Against Resolution: Dialogue, Demonstration, and Dispute Resolution
56 Pages Posted: 17 Aug 2020 Last revised: 2 Dec 2020
Date Written: August 9, 2020
Critical race theory has long argued that the methods of alternative dispute resolution inhibit systemic, structural transformation by particularizing social conflicts into small-scale disputes. At the same time, the principles of interest-based dispute resolution have also been used by those working within the critical race theory tradition to forge what Derrick Bell called “interest convergences” that advance racial justice. In the present moment, amidst nation-wide protests following the killing of George Floyd and others, it is essential to understand what the methods of ADR have to offer for advancing racial justice, and how to use these methods responsibly.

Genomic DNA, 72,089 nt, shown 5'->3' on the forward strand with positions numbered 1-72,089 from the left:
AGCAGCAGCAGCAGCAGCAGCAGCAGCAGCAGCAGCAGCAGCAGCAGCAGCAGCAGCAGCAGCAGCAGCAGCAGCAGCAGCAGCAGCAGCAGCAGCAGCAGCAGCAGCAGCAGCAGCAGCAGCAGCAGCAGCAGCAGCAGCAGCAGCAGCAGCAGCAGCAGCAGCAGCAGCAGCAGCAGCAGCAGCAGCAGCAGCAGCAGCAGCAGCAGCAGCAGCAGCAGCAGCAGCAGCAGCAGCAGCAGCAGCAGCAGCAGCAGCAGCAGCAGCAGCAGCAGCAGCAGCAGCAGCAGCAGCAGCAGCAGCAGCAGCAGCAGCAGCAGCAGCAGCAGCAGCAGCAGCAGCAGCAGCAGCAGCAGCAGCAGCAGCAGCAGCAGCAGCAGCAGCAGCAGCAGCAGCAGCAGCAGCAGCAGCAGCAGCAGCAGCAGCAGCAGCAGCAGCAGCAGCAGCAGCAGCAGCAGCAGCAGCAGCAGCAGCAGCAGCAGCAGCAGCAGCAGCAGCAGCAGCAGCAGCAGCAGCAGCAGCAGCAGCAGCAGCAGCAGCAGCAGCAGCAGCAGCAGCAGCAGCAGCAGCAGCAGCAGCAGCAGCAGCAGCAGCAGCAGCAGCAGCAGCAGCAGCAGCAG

This article brings Bell’s interest convergence thesis into dialogue with interest-based dispute resolution to understand the limitations of ADR, and to find opportunities to use ADR’s flexibility and informality to effect structural transformations. It does so by proposing dialogical methods that emphasize the need for ongoing engagement regarding visions of a just society, rather than seeking the swift resolution of disputes.
Keywords: dispute resolution, critical race theory, legal history
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